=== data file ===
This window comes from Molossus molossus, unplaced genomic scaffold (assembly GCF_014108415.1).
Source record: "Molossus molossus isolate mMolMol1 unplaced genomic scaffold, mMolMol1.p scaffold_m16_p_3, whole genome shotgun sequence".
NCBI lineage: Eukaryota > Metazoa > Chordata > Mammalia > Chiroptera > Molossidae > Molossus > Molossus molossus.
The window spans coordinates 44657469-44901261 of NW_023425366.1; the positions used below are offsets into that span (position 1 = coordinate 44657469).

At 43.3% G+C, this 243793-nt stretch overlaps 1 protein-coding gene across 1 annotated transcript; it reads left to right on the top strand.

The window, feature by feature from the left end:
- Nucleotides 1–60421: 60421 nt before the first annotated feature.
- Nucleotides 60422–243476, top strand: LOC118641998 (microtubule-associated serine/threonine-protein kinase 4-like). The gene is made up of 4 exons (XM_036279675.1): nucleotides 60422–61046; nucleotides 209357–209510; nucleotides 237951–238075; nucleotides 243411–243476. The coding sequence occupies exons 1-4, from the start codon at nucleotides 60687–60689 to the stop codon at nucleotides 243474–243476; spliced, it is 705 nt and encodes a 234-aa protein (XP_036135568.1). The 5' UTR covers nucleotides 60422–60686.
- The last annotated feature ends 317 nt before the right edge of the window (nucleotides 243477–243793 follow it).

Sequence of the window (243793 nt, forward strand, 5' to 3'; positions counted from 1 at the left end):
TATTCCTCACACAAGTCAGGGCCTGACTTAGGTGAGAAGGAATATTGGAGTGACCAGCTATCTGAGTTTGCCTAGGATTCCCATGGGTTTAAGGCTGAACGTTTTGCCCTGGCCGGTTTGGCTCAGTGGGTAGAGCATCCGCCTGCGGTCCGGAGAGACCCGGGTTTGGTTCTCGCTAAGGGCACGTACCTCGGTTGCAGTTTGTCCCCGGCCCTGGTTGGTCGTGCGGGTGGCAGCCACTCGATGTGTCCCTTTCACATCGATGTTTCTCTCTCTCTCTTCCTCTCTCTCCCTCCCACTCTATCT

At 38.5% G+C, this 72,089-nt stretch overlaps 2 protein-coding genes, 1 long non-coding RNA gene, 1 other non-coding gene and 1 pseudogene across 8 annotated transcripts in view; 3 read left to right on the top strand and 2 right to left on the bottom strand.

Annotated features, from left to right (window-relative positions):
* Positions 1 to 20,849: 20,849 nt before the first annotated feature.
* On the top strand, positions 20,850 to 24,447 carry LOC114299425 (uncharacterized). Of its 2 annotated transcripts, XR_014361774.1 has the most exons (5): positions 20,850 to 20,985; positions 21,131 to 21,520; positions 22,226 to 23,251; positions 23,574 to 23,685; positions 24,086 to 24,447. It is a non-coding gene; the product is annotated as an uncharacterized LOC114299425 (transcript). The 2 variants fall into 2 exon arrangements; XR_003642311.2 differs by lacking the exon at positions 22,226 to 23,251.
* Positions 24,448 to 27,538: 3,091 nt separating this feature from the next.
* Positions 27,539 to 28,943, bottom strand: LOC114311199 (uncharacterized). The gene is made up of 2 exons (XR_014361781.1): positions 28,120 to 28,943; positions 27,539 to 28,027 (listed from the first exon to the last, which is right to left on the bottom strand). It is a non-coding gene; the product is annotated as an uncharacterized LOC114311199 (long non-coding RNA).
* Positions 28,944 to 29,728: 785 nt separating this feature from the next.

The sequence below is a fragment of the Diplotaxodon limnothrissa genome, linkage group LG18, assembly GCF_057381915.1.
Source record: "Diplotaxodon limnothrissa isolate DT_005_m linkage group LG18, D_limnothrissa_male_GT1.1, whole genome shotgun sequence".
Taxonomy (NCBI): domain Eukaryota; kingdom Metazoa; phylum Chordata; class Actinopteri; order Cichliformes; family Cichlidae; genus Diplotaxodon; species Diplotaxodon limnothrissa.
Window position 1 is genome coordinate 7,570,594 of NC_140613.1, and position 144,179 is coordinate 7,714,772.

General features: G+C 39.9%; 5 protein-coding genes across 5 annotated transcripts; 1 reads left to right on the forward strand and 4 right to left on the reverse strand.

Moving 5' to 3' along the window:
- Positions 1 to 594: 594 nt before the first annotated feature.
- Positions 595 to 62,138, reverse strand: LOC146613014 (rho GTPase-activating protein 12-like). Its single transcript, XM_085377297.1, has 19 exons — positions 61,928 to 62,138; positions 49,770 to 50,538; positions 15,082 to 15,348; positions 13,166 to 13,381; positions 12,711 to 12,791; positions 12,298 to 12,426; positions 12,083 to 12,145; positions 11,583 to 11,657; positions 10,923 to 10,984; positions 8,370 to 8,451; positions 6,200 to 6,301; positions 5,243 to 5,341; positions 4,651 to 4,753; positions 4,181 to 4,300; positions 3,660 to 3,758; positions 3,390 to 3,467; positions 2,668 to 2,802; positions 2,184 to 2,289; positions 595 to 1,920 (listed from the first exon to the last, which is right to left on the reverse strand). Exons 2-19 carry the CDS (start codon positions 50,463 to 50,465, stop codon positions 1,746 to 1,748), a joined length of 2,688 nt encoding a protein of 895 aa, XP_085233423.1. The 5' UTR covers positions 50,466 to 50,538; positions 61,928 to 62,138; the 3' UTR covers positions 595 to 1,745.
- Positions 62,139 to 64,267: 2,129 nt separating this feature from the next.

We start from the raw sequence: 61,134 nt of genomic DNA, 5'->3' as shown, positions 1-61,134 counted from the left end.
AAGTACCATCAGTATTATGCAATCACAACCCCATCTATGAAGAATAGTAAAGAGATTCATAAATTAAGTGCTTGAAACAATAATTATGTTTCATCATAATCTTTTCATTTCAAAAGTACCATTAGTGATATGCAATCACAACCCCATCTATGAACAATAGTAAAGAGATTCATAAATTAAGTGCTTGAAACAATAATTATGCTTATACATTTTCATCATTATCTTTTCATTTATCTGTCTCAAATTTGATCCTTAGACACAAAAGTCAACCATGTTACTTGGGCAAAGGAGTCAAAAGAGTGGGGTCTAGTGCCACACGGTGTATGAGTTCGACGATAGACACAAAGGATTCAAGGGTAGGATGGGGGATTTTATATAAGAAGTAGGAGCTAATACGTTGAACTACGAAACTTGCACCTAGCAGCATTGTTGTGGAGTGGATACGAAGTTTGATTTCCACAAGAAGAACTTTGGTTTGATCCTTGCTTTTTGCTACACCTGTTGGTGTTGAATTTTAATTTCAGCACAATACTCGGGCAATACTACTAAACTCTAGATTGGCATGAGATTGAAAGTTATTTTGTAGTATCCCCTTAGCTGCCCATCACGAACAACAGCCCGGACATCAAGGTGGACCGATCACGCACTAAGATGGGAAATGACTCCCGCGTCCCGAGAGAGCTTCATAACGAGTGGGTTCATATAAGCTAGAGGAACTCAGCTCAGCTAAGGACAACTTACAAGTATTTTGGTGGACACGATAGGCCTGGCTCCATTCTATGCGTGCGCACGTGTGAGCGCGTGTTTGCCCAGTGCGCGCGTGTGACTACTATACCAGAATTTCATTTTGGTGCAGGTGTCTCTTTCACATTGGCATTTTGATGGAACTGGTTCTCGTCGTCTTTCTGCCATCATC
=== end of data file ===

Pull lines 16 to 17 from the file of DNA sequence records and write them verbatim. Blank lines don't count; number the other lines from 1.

* Positions 24,448 to 27,538: 3,091 nt separating this feature from the next.
* Positions 27,539 to 28,943, bottom strand: LOC114311199 (uncharacterized). The gene is made up of 2 exons (XR_014361781.1): positions 28,120 to 28,943; positions 27,539 to 28,027 (listed from the first exon to the last, which is right to left on the bottom strand). It is a non-coding gene; the product is annotated as an uncharacterized LOC114311199 (long non-coding RNA).